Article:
Semiconductor Fluorinated Carbon Nanotube as a Low Voltage Current Amplifier Acoustic Device
Published: 1 January 2020
World Journal of Condensed Matter Physics , Volume 10, pp 12-25; doi:10.4236/wjcmp.2020.101002
Abstract: Acoustoelectric effect (AE) in a non-degenerate fluorinated single walled carbon nanotube (FSWCNT) semiconductor was carried out using a tractable analytical approach in the hypersound regime , where q is the acoustic wavenumber and is the electron mean-free path. In the presence of an external electric field, a strong nonlinear dependence of the normalized AE current density , on ( is the electron drift velocity and is the speed of sound in the medium) was observed and depends on the acoustic wave frequency, , wavenumber q, temperature T and the electron-phonon interactions parameter, . When , decreases to a resonance minimum and increases again, where the FSWCNT is said to be amplifying the current. Conversely, when , rises to a maximum and starts to decrease, similar to the observed behaviour in negative differential conductivity which is a consequence of Bragg’s reflection at the band edges at T=300K. However, FSWCNT will offer the potential for room temperature application as an acoustic switch or transistor and also as a material for ultrasound current source density imaging (UCSDI) and AE hydrophone devices in biomedical engineering. Moreover, our results prove the feasibility of implementing chip-scale non-reciprocal acoustic devices in an FSWCNT platform through acoustoelectric amplification.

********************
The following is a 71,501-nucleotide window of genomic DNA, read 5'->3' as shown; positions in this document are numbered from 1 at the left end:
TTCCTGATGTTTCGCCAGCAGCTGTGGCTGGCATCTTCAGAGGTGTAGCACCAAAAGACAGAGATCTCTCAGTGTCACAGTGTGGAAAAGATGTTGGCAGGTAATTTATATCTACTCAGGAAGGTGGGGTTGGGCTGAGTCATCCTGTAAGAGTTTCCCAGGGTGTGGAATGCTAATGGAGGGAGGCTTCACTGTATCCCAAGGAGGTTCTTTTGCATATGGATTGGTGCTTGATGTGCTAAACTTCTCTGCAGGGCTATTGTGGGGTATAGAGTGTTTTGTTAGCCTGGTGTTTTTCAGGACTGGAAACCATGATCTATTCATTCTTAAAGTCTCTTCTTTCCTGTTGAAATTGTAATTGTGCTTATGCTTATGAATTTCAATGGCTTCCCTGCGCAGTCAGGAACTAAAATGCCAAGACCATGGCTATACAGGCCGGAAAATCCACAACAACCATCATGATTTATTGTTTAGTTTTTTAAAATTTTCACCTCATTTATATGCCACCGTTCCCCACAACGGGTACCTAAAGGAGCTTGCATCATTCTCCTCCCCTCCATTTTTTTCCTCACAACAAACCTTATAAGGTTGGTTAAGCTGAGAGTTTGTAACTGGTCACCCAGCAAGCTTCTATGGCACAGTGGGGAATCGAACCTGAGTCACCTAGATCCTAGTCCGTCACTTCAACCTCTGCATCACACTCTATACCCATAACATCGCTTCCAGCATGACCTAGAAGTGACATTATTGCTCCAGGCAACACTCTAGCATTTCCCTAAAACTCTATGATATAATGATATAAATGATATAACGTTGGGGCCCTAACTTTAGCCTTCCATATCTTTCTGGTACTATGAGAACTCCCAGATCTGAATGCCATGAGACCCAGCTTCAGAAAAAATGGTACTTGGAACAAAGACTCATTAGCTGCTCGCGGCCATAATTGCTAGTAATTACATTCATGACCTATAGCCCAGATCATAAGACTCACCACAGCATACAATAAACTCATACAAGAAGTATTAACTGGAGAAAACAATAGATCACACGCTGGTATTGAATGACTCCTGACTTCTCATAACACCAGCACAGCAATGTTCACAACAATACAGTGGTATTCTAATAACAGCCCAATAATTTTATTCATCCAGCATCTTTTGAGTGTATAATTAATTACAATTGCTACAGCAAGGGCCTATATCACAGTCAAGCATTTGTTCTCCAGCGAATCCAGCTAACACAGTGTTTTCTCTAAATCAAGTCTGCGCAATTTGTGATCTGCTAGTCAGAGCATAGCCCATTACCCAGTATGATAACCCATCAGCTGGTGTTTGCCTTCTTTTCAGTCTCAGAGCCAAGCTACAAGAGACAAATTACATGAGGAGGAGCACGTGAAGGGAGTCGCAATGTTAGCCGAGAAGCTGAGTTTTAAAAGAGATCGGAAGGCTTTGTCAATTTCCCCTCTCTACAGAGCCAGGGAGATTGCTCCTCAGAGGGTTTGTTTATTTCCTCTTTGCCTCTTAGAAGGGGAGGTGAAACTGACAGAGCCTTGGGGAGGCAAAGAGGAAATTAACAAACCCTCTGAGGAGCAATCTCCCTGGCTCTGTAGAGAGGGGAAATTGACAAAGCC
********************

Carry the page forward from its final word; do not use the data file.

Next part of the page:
Keywords: Carbon Nanotube / Fluorinated / Acoustoelectric Effect / Low Voltage / Acoustic Device
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